4. Suzanne says:

    I’m so glad you have done a post on Steven’s garden. I have been lusting over images of his garden for some time and you show some lovely new angles and updates. I have a lot of the same raw materials but not the vision or talent to create these amazing scenes. Mine just look messy. Steven’s is SO beautiful and quirky. I love it.
    Congratulations on finding a new home. I hope we are kept up to date in your posts.

    • jannaschreier says:

      Steven’s IS so beautiful and quirky and so is yours. Messy is absolutely not a word that comes to mind. You are right, they are similar in so many ways, both with huge soul and great history and stories behind them. Both reflecting you as individuals and your local surroundings. Both modest in the most endearing (and wonderfully nonmaterialistic) way. I would say there is only one real difference and that is in the scale of your gardens. You have just as many treasures (quite literally!) but they are spread out over a much, much larger area, so the layering is not so apparent. You are also gardening in a desert (and a big desert, at that), which makes it much more challenging to keep the ‘full’ effect going. Never underestimate your talent, Suzanne; it is extremely rare to come across someone with an eye as sharp as yours. Oh, and I’m inviting myself back at some point, by the way. I’m going to take time to take wonderful shots of your garden (instead of rabbiting on!) and then show you in a post just how magical your piece of paradise is!

      • Suzanne says:

        Oh Janna, I’m quite overcome by your comments and would love for you to revisit. As you know I do love my garden but the few people other than family whom I have shown around are rarely positive. One lovely lady (and yes I do like her) said in the sincerest and nicest way…”Sue have you ever thought you should just pull it all out and start over again”!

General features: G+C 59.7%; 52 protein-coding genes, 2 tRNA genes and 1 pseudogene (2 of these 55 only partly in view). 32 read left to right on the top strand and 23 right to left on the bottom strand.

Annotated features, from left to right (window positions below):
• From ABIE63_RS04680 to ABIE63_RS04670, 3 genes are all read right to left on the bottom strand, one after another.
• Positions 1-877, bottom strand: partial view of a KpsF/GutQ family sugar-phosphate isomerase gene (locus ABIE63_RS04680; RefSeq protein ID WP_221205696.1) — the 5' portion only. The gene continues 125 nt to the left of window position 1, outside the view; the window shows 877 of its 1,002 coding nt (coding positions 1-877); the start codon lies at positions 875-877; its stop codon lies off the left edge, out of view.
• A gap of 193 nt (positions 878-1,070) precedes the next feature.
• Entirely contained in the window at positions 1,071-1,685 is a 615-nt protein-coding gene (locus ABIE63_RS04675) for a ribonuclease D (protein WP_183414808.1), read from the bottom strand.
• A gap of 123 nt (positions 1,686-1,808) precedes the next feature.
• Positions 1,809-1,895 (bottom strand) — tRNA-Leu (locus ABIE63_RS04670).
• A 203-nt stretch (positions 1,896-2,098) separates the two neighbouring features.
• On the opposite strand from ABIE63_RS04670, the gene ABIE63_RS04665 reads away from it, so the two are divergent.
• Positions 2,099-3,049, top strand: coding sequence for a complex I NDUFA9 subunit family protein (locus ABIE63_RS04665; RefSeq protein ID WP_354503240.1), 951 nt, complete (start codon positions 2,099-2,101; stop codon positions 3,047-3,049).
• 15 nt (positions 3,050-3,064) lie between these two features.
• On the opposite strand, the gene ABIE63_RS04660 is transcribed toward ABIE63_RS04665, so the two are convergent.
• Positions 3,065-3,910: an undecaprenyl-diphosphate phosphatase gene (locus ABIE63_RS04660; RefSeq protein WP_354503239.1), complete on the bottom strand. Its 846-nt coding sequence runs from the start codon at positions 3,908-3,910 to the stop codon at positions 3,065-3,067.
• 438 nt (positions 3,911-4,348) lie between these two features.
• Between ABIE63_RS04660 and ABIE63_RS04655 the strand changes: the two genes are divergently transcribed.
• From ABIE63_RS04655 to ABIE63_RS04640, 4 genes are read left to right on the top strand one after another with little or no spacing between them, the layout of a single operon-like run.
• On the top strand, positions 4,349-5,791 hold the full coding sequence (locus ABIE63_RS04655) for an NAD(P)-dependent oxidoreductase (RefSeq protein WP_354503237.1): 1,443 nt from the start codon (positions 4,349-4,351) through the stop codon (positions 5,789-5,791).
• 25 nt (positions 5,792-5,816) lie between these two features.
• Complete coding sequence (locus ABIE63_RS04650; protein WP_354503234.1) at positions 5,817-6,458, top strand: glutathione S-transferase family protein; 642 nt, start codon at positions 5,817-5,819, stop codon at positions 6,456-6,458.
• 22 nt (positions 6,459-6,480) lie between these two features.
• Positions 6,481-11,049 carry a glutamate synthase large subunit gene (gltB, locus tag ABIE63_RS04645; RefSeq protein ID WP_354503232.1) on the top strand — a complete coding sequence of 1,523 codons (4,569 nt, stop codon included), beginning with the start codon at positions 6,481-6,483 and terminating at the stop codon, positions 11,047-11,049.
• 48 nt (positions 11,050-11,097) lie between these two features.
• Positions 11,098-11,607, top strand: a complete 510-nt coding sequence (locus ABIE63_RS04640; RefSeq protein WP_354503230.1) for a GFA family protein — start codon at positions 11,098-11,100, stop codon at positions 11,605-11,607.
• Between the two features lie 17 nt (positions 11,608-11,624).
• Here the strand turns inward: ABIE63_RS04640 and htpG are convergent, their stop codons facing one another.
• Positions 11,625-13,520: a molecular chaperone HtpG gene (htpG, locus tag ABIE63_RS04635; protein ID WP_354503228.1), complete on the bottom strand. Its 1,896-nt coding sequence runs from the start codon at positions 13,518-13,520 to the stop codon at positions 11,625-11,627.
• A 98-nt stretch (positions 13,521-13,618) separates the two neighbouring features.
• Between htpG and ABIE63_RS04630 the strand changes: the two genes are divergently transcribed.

I am still working on filling the spaces. The little tube stock is growing nicely and I am constantly adding more and of course I also propagate. Thank you for your support and encouragement. I’m sure you’ll have great fun filling the spaces on your new terrace.

        • jannaschreier says:

          Right, it’s a date. I can’t make it next week, but I promise I will get there. And in the meantime, find some people with vision to invite over! The comment from your lovely friend reflects only on her, not you. Everything you have done to date is perfect; the only thing that could possibly enhance it further is to just keep tackling your own challenges (primarily drought and hours in the week) and do more of the same. As those new plants grow and fill spaces the dots will all be connected up and I am quite sure even you will have to agree that any existing ‘messy’ thoughts have vanished!

    • jannaschreier says:

      You are not short of slopes at your place, are you?! They are wonderful assets in theory, but every time you fall down one you must dream of bowling greens! A transformation, indeed.

  5. kate@barnhouse says:

    What an inspiring garden! I wonder whether an awkward, challenging plot leads to a more ingenious solution than is conjured by the standard flat, rectangular one. Have fun musing over the potential of your new terrace with your very clever friend. (Janna, thanks for putting Lisa in touch with me – we’re meeting up soon.)

    • jannaschreier says:

      It is the model garden showing us what can be done if plenty of thought is put into it. I am sure you are right that difficult plots prompt much more ingenious solutions. We can’t just apply a stock formula. So glad you are meeting up with Lisa; I think you will have lots in common!